During your asset search you might also have to follow your adversary’s money trail. You may be able to follow your adversary’s money trail 3 ways:

Video: Courtesy of The Egmont Group of FIUs

Copyright 2020 Fred L. Abrams

In USA v. Pursley prosecutors alleged Houston attorney Jack Stephen Pursley helped his client Shaun Philip Mooney repatriate money hidden offshore. On August 5, 2020 Attorney Pursley was sentenced to two years of prison on conspiracy and tax evasion charges.

I.  Attorney Pursley’s Alleged $18 Million Transfer To The U.S.

Attorney Pursley was accused of secretly transferring more than $18 million from Mr. Mooney’s Isle of Man bank account.  Mr. Mooney reportedly maintained the account in the name of his Southeastern Shipping shell company. To allegedly hide the $18 million from the IRS, Attorney Pursley transferred the $18 million to the U.S. disguised as corporate investments or corporate purchases.  Meanwhile, Attorney Pursley apparently deposited the $18 million into bank accounts controlled by Mr. Pursley’s &/or Mr. Mooney’s shell companies. Then, Attorney Pursley reportedly used some of this money to make personal investments and buy personal real estate. Attorney Pursley’s purchases included his vacation home in Vail, Colorado and property in Houston, Texas.

II.  Attorney Pursley’s & Mr. Mooney’s Trip To Panama

Person Encounter List records from U.S. Customs and Border Patrol’s TECS information-sharing system showed Mr. Pursley and Mr. Mooney flew to Panama in 1999. During their trip, Attorney Pursley allegedly assisted Mr. Mooney with setting up Southeastern Shipping.  Next, Mr. Mooney is believed to have incorporated Southeastern Shipping in the Isle of Man on or about September 20, 2001.  The September 20, 2001 Nominee Declaration available below, suggests Southeastern Shipping’s director, (i.e. nominee director), could have been a strawperson. The Nominee Declaration says this nominee director was Eduard Francesco Venerabile from Niteroi, Brazil.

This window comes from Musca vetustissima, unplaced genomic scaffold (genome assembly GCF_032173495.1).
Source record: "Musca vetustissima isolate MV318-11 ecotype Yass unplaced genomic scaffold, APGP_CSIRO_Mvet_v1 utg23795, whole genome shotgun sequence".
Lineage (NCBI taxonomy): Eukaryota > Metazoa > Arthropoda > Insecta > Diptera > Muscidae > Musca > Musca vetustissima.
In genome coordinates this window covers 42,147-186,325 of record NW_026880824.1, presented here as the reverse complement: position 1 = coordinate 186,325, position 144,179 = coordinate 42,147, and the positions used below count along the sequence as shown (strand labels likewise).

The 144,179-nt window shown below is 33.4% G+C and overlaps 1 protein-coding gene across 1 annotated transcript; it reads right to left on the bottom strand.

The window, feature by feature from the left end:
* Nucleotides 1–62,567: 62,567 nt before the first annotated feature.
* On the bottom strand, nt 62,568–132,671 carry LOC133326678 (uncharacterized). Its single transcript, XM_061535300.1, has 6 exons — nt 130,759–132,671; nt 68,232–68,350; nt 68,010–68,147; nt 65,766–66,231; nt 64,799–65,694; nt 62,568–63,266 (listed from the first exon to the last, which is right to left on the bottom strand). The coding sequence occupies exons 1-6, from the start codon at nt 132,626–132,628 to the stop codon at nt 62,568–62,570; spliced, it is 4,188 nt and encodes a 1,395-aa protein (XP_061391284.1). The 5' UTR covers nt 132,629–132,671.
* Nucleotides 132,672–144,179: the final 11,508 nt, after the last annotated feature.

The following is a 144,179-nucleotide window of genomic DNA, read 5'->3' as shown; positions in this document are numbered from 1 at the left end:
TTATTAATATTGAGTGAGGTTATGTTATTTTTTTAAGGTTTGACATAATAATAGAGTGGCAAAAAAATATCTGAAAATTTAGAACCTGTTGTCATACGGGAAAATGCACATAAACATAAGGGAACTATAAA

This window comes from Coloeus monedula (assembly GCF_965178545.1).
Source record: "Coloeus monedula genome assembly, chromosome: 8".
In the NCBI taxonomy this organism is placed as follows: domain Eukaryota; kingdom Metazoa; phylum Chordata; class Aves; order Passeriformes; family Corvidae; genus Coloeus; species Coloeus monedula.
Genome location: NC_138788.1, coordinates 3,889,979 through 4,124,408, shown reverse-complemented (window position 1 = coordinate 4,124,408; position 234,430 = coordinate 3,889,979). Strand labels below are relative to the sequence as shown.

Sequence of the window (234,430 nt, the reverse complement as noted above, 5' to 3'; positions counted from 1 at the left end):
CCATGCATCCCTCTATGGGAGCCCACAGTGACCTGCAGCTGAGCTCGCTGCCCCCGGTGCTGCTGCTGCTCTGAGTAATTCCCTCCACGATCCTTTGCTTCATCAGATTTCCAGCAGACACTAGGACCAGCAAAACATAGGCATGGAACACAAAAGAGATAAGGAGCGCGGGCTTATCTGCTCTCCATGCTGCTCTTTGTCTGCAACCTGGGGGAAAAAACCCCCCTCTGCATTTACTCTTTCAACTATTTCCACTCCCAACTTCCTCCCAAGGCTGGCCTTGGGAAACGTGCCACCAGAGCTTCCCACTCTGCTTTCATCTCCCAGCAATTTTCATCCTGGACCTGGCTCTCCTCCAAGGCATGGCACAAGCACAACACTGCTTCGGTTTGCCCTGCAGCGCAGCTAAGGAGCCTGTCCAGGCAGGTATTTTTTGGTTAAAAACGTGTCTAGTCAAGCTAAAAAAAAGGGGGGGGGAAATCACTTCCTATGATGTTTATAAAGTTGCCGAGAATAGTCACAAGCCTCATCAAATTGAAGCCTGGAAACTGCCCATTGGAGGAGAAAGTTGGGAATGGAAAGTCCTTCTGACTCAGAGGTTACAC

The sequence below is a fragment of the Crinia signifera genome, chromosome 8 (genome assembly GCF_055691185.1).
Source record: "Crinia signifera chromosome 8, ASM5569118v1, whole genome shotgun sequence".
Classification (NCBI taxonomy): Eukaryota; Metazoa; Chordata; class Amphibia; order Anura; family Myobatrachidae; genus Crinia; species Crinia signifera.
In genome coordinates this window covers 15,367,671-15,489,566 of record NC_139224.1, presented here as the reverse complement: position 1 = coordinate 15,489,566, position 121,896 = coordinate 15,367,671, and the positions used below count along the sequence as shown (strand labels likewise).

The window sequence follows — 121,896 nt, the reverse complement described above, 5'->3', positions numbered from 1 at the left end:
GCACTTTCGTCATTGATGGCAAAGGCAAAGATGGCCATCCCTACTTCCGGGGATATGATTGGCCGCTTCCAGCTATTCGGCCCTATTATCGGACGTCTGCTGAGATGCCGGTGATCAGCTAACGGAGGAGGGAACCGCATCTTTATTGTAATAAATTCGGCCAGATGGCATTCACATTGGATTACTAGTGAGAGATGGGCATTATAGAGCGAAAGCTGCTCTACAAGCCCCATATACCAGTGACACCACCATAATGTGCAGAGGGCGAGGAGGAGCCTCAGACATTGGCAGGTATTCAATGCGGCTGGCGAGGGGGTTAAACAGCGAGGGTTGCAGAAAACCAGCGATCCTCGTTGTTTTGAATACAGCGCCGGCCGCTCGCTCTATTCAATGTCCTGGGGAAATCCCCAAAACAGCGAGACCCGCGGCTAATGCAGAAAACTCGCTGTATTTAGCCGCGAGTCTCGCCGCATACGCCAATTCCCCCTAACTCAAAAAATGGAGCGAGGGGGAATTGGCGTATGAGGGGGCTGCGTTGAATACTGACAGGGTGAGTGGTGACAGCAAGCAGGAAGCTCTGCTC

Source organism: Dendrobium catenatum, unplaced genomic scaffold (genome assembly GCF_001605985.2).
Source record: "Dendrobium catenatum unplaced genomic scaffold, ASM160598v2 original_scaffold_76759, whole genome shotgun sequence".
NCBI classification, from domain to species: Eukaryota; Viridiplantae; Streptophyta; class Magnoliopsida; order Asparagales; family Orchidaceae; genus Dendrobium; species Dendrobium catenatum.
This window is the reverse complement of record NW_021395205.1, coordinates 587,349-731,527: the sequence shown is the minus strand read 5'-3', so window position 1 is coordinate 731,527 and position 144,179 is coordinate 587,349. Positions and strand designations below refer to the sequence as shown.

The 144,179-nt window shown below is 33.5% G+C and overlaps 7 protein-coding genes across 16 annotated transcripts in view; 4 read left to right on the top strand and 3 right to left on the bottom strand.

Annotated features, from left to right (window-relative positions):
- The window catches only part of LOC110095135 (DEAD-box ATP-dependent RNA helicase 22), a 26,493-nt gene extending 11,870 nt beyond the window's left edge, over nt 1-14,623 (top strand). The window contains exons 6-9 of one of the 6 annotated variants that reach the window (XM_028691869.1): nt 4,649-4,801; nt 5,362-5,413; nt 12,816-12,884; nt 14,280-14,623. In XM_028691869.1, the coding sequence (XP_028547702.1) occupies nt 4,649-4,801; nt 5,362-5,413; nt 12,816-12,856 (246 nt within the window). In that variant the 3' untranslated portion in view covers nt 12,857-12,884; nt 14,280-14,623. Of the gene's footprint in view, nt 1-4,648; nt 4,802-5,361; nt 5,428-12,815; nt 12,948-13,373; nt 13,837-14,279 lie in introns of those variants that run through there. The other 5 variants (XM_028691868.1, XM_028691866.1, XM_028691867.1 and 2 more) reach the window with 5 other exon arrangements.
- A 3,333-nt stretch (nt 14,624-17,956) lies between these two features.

III.  Possible Money Laundering Indicators

If all of the foregoing is true, Attorney Pursley may have engaged in money laundering.  The money laundering indicators in USA v. Pursley could be the use of:

  1. a gatekeeper (i.e. Attorney Pursley);
  2. multiple jurisdictions such as Panama; the Isle of Man; Niteroi, Brazil; Houston, Texas; & Vail, Colorado;
  3. offshore bank accounts in Panama & the Isle of Man;
  4. shell companies;
  5. a nominee director;
  6. & the nominee bank accounts maintained in the name of shell companies.

Nominee Declaration Eduard Francisco VenerabileCopyright 2020 Fred L. Abrams

Harvard Professor Charles Lieber allegedly had: an 1) offshore credit/debit card; 2) an offshore bank account; 3) and supposedly made false statements to investigators.  Professor Lieber apparently used the three to hide money he earned from the Chinese Government. Therefore, in USA v. Lieber federal prosecutors filed Mr. Lieber’s 1/27/20 criminal complaint.  On 1/28/20 the FBI arrested Professor Lieber as part of its investigation of Chinese spies.

Professor Lieber is the former Chair of the Chemistry and Chemical Biology Department at Harvard University. He was also the Chief Investigator of the Lieber Research Group at Harvard. The U.S. Government paid over $15 million to the Lieber Research Group from 2008 to 2019. The $15 million was grant money for the Group’s research on behalf of the U.S. Department of Defense and the National Institute of Health.

i) Professor Lieber’s Alleged Work For China